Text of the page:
Since the 2012 Obama election (see the Narwhal project) and the Egypt Arab Spring, political forces and international players have become aware of the power of Digital for cultural and political change – some of them not for the best goals, such as terrorist and extremist groups as ISIS, dictators who want to keep a grip on the public perception of their country, or even yet political players who want to prep a traditional military invasion of another country by using digital warfare beforehand in a combined hybrid offensive strategy.
Everywhere in the world – and EU as well – there is a rise of the Far Right (currently going by the name of Alt Right) fueled by fake news, bots, armies of fake profiles on social networks, paid digital advertising, criptocurrency-funding, in conjunction with more classic digital warfare approaches: hacking of opponent parties servers (such as Emmanuel Macron’s campaign, and more recently all the parties in Germany except the AfD), spoofing of official presences, doxxing of activists/political opponents data (see Wikileaks), online bullying, trojan-horsing (the Ukrainian 2014 election, for example), data weaponizing (such as the Cambridge Analytica case), recruitment & radicalization, etc.
This is combined as well with massive amounts of propagada content such as blogposts, memes, video, podcasts, etc that give rise to «alt-right celebrities» that end up giving their testimonies in traditional media and offline outpost and events, such as demonstrations and Universities’ conferences and even radio and TV shows. Sometimes, even new media outposts that spread both credible content mixed with blatant propaganda are created to hide their real purpose (see In The Now, for instance).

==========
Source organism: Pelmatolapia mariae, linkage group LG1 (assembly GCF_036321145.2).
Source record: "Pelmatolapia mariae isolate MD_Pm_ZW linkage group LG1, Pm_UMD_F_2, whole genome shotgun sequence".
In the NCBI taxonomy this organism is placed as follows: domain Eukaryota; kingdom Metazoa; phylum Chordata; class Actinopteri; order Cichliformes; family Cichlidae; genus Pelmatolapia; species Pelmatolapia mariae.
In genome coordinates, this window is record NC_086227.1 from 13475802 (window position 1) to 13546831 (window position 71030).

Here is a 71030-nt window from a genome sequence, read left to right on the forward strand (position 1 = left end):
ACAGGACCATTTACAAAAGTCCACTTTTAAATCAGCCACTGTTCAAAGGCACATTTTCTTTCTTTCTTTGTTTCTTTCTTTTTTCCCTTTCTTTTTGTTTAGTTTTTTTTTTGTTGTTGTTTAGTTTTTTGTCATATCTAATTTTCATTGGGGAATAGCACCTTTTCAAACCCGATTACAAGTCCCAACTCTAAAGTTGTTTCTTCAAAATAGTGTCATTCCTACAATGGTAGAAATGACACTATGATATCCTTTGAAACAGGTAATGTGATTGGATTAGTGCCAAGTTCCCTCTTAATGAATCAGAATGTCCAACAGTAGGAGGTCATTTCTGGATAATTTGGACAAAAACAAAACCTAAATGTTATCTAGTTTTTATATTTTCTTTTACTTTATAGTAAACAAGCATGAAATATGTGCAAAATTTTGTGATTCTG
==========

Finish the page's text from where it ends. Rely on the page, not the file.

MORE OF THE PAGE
Their goal is to communicate a sense of urgency, either by railing up against ethnic and/or religious minorities, LGBT communities, ecologists, feminists, refugees, discredit the Left Wing and the more centristic politicians (even if they are Right Wing), democratic institutions, such as courts, EU, journalists, Science.
This sense of urgency makes people feel threatened enough to be more flexible to accept populist and charismatic leaders, even if they have no real political agenda (see Salvini, Le Pen, Bolsonaro) and even if they defend a violent, regressive agenda, on top of a liberal economy in favor of the top tier of the population and against the more disenfranchised – who paradoxically support them in troves.
It is time for the EU to create a joint trans-national multidisciplinary task force that can detect and prevent attacks and interferences of foreign belligerent forces in our democracies and our democratic elections, detect collaborationism with these very same forces within EU and treat them as organized terrorist forces, track criptocurrency and traditional currency movements that give these groups a new energy and much more.
At the same time, another arm must be created to ensure education of the European pupulation on digital literacy, fact-check propaganda in real-time, create digital presences that can talk to people and serve them in chats in real-time, to connect them with the whole EU project and produce content that educate people on general topics such as Democracy and the European project.
The whole Digital project has then to provide legislators practical knowledge that will enpower them to create legislation to bring these bad actors to court and secure our Democracy, including demanding real accountability to digital platforms, whether big, such as Facebook, Google or Twitter, but also smaller, more specific (and more prone to extremist infections) platforms such as GAB.
This is actually a starting point, but there is already a lot here to unpack.